You are here

The domain axioms

17 June, 2015 - 09:57
Available under Creative Commons-ShareAlike 4.0 International License. Download for free at

Many of our axioms correspond directly, albeit much more succinctly, with those (Section 6.5.2: The domain axioms) of the propositional model. In addition, we have axioms that specify that our neighbor and equality relations are self-consistent.

Axioms asserting that the neighbor relation is anti-reflexive and symmetric:

  • x :(¬nhbr (x, x))
  • x :(∀y : (nhbr (x, y) ⇒ nhbr (y, x)))

Axioms asserting that "=" truly is an equality relation, i.e., it is reflexive, symmetric, and transitive.

  • x :(x = x)
  • x :(∀y : ((x = y) ⇒ (y = x)))
  • x :(∀y :(∀z : ((x = y) ∧ (y = z) ⇒ (x = z))))

Axioms asserting that the neighbor counts are correct. Each of these is of the form "if location x has n neighboring pirates, then there are n distinct unsafe neighbors of x, and any other distinct neighbor x is safe." We use the equality relation to specify the distinctness of each neighbor.

  • \\ \forall x:(has0(x)\Rightarrow \forall y:(nhbr(x,y)\Rightarrow safe(y)))
  • \forall x:(has1(x)\Rightarrow \exists a:(nhbr(x,a)\wedge \dashv safe(a)\wedge \forall y:(nhbr(x,y)\wedge(a\neq y)\Rightarrow safe(y) )))
  • \forall x : (has2 (x) \Rightarrow \exists a :(\exists b : (nhbr (x, a) \wedge nhbr (x, b) \wedge (a = b) \wedge ¬safe (a) \wedge \dashv safe (b) \wedge \forall y : (nhbr (x, y) \wedge (a\neq y)\Rightarrow unsafe(y))))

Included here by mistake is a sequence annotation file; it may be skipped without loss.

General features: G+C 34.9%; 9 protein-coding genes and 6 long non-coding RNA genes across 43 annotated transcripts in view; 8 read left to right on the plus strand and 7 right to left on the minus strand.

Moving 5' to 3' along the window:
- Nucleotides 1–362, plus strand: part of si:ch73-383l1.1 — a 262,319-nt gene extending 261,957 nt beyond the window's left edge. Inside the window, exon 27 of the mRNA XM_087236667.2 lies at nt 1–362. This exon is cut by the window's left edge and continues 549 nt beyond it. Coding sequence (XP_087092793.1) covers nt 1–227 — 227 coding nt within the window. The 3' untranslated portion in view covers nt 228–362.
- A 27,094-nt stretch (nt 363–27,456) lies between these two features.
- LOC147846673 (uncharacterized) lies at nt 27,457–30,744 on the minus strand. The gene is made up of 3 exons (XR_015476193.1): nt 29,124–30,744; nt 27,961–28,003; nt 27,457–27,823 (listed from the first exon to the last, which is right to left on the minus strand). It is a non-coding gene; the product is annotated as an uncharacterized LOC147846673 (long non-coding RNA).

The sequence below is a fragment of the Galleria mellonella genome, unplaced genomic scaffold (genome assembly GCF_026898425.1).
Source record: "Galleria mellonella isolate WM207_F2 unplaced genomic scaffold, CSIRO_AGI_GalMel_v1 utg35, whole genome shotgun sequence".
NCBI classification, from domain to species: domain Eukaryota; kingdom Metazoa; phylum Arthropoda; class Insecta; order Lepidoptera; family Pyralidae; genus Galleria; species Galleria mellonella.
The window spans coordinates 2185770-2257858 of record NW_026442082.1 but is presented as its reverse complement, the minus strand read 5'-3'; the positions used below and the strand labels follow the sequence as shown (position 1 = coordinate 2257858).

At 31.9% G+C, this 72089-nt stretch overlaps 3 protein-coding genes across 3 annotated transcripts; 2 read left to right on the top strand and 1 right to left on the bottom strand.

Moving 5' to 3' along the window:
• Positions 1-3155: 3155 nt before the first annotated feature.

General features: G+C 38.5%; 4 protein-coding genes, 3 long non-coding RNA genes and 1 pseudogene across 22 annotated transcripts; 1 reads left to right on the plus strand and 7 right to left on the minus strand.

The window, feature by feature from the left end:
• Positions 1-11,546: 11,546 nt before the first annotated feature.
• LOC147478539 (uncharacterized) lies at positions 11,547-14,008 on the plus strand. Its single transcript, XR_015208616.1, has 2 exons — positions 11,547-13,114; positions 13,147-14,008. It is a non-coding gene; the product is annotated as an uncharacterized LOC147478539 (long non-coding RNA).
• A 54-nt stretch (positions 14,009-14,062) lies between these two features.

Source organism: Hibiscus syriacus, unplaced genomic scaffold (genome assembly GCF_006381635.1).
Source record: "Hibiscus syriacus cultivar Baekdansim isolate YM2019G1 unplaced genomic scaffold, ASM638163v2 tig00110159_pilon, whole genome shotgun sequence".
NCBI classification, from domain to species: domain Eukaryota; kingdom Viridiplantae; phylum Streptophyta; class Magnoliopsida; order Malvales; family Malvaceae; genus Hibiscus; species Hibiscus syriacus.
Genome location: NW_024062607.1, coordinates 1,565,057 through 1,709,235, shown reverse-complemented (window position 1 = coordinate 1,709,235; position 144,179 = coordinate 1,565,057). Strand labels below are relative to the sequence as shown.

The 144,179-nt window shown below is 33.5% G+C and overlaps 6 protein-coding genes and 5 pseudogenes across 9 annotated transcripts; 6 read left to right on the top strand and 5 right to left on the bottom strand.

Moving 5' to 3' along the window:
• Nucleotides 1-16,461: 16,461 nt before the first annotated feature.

• \forall x : (has3 (x) \Rightarrow \exists a :(\exists b :(\exists c : (nhbr (x, a) \wedge nhbr (x, b) \wedge nhbr (x, c) \wedge (a = b) \wedge (a = c) \wedge (b = c) \wedge \dashv safe (a)

In addition, we want the implications to go the opposite way. Otherwise, each of has0, has1, has2, and has3 could always be false, while still satisfying the above! For brevity, we elide the details in the following list:

  • x :(∀y : (nhbr (x, y) ⇒ safe (y)) ⇒ has0 (x))
  • x :(... ⇒ has1 (x))
  • x :(... ⇒ has2 (x))
  • x :(... ⇒ has3 (x))

Axioms asserting that the neighbor counts are consistent. While redundant, including axioms like the following can be convenient.

  • x : (has0 (x) ¬ (has1 (x)has2 (x)has3 (x)))
  • x : (has1 (x) ¬ (has0 (x)has2 (x)has3 (x)))
  • x : (has2 (x) ¬ (has0 (x)has1 (x)has3 (x)))
  • x : (has3 (x) ¬ (has0 (x)has1 (x)has2 (x)))

Note that this set of axioms is not quite complete, as explored in an exercise (Exercise 4.4.22).